A 2-day-old 2.27-kg (5.0-lb) male crossbred goat kid was admitted to the J. T. Vaughan Large Animal Teaching Hospital at Auburn University for evaluation of abnormalities of the external genitalia. A female twin was also admitted concurrently but had no visible abnormalities. The kids were offspring resulting from a mating between a polled pygmy crossbred doe and a full-sibling polled buck (same sire and dam as the doe). The owner reported that both kids were suckling normally.
No further examinations were performed on the female kid. The male kid closely resembled a phenotypic male because of the anogenital distance
A 2.5-year-old 680-kg (1,496-lb) Hereford bull was referred to the J. T. Vaughan Large Animal Teaching Hospital at the Auburn University College of Veterinary Medicine for evaluation of a large scrotum. The bull was used as a herd sire and had been housed in a pasture with cows for the preceding 2 months. The owner noticed the bull's large scrotum 3 days prior to admission at the teaching hospital. On the day prior to admission, the bull was examined by a referring veterinarian, who found a large fluctuant area on the left side of the scrotal neck. Aspiration of
A 4-year-old 636.4-kg (1,400-lb) Brangus bull was admitted in the middle of May to the J. T. Vaughan Large Animal Teaching Hospital for evaluation of lameness. Physical examination revealed that the source of the lameness was a subsolar abscess of the lateral claw of the left hind limb. The bull was hospitalized for further treatment.
During a routine physical examination, scrotal asymmetry was noticed as an incidental finding unrelated to the lameness. The left hemiscrotum was larger than the right, and asymmetry of the scrotal contents was attributed to a palpable 4-cm firm mass on the dorsolateral pole of
CASE DESCRIPTION An 8-year-old Brahman-cross bull was evaluated for left hind limb lameness of 2 months' duration. The lameness was first noticed during a rodeo bucking performance, immediately after the bull appeared to land inappropriately on the affected limb.
CLINICAL FINDINGS Physical examination findings revealed left hind limb lameness, ataxia, and left-sided epaxial muscle atrophy. Palpation per rectum along the lumbar portion of the vertebral column revealed evidence of exostosis of the ventral aspect. High-definition infrared thermal imaging revealed a pattern of reduced skin temperature in the area of the left lumbar and gluteal regions suggestive of a disruption in the sympathetic control of peripheral blood flow. Nuclear scintigraphy revealed a focal area of increased radioisotope uptake on the left ventrolateral aspect of the L2–3 intervertebral joint. A presumptive diagnosis of ventrolateral vertebral spondylosis resulting in spinal nerve impingement was made.
TREATMENT AND OUTCOME 200 mg of methylprednisolone was epidurally injected at the site of the lesion, and treatment with polysulfated glycosaminoglycans was initiated (500 mg, IM, every 4 days for 7 treatments, then monthly thereafter). The lameness and ataxia observed in the left hind limb resolved within 1 week after treatment began. Subsequently, the bull was discharged from the hospital and was used successfully for semen collection and live-cover breeding.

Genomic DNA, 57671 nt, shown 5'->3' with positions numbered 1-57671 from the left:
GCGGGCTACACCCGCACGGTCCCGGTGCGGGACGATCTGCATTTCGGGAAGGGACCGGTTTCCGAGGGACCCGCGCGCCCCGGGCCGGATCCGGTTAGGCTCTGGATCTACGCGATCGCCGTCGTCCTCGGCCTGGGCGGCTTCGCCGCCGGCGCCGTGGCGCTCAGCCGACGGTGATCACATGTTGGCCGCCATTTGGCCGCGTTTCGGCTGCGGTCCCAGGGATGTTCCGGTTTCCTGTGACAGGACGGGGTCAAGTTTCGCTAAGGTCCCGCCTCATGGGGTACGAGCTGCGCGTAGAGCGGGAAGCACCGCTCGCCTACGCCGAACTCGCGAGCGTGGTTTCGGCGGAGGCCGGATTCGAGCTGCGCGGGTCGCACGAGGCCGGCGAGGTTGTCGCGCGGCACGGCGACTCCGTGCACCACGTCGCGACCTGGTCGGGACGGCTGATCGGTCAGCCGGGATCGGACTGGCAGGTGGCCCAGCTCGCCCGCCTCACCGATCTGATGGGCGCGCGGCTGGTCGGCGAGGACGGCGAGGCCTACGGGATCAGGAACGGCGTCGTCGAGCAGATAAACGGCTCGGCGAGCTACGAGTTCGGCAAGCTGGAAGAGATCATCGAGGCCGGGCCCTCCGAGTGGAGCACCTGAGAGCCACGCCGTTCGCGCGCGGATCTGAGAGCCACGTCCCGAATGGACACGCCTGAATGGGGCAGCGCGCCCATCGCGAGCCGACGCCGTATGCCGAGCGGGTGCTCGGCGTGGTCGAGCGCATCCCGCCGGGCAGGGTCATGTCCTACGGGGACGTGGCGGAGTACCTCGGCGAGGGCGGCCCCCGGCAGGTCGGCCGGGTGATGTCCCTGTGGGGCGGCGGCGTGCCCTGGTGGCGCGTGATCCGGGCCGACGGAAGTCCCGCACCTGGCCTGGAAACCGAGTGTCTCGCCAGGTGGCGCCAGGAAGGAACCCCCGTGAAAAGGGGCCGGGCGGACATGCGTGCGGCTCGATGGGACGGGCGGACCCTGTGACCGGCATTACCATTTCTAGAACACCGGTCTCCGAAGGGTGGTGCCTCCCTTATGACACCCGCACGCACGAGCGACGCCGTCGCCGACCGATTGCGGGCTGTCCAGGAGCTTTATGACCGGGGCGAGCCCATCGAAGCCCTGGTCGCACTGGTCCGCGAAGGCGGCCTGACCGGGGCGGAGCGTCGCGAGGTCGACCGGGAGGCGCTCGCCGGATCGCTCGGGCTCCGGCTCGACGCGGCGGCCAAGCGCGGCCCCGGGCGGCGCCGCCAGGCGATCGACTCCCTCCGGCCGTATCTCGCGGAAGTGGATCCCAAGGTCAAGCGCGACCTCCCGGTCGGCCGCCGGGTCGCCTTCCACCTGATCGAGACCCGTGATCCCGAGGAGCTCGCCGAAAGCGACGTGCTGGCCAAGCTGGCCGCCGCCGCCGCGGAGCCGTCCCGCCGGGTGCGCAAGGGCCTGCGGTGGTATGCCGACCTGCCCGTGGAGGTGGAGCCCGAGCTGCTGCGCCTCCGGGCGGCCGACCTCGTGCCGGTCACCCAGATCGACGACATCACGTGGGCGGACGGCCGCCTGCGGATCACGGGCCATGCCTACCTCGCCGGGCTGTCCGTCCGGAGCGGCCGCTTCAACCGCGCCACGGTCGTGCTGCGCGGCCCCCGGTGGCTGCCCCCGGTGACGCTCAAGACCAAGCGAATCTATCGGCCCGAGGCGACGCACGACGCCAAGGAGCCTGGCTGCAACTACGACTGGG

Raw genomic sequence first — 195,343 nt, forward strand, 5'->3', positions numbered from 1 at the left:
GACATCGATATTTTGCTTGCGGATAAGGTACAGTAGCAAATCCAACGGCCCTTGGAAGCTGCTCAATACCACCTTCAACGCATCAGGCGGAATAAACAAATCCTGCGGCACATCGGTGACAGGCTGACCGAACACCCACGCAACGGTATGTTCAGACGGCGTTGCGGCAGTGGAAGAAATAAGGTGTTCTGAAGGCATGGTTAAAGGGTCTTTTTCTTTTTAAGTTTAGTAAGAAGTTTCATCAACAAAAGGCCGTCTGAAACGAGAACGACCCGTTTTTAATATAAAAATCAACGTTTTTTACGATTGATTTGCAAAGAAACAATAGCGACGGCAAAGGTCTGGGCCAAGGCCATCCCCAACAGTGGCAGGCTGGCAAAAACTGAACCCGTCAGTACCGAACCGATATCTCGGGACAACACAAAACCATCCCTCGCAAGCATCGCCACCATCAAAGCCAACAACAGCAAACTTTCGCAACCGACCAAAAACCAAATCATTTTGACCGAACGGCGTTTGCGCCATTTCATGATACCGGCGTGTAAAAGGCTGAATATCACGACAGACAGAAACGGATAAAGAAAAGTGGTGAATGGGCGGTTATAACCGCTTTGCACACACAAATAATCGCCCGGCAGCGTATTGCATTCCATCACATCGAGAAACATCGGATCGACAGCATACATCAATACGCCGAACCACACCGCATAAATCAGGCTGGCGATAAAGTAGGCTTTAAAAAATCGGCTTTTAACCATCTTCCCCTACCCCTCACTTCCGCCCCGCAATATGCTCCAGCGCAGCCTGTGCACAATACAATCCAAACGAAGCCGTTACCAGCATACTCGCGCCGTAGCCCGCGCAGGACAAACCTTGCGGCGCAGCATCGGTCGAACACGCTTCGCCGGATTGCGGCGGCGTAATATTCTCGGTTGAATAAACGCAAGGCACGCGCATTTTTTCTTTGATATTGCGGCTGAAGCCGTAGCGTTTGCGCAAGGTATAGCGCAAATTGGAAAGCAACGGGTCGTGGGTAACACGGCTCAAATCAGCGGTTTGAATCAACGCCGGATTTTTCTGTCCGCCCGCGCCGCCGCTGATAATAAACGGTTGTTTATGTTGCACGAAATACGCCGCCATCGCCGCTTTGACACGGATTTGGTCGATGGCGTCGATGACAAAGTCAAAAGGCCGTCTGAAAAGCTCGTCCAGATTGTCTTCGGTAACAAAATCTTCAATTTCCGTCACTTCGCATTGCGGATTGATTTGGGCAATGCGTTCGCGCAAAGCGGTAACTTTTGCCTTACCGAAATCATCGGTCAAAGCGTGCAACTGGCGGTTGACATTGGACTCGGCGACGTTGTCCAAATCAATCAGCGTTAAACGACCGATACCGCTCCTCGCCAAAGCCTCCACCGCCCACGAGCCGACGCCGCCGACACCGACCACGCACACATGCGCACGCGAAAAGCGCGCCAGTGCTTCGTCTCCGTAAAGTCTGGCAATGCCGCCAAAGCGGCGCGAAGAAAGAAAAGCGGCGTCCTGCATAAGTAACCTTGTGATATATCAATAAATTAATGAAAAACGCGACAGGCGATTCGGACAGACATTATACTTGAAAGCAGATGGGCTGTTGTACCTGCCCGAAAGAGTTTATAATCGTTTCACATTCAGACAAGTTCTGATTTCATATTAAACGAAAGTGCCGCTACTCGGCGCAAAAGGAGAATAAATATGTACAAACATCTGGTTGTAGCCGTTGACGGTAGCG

CLINICAL RELEVANCE Use of thermography for the bull of this report provided additional insight into neurovascular physiologic function that classical imaging modalities are unable to provide and, when combined with nuclear scintigraphy, aided in identifying the most critical lesion in a complex clinical case.
A 3-year-old 817-kg (1,797-lb) Angus bull was evaluated at the J.T. Vaughan Large Animal Teaching Hospital at Auburn University because of an inability to copulate. According to the owners, the bull had successfully sired calves the previous breeding season but had not been observed successfully breeding females during the current season. The owners indicated that the bull displayed acceptable libido and would mount cows normally, but he failed to extend the penis or to achieve intromission. There was no history of previous injury or penile trauma.
The bull had no evidence of muscle atrophy. No genital abnormalities were identified
Objective—To determine whether testicular needle
biopsy is detrimental to testicular function in clinically
Animals—6 mixed-breed mature bulls.
Procedure—A randomly selected testicle from each
bull was biopsied with a 14-gauge needle biopsy
instrument. Bulls were then evaluated over a 90-day
period for changes in scrotal temperature and thermal
patterns, ultrasonographic appearance, and quality of
spermatozoa. At the end of the 90-day study, bulls
were castrated, and testicles were examined grossly
Results—Changes were detected in scrotal temperatures
and thermal patterns and in the breeding soundness
examination results during the first 2 weeks of
the study. However, there were no long-term
changes in semen quality over the course of the
experiment. Hyperechoic areas were detected on
ultrasonographic examination and corresponded to
the areas of penetration by the biopsy instrument.
Microscopic lesions that were indicative of testicular
dysfunction were not found.
Conclusions and Clinical Relevance—Results indicate
that testicular biopsy is a safe procedure in bulls.
Testicular biopsy could possibly be used to further
examine bulls that have less than satisfactory results
for breeding soundness examinations. (J Am Vet Med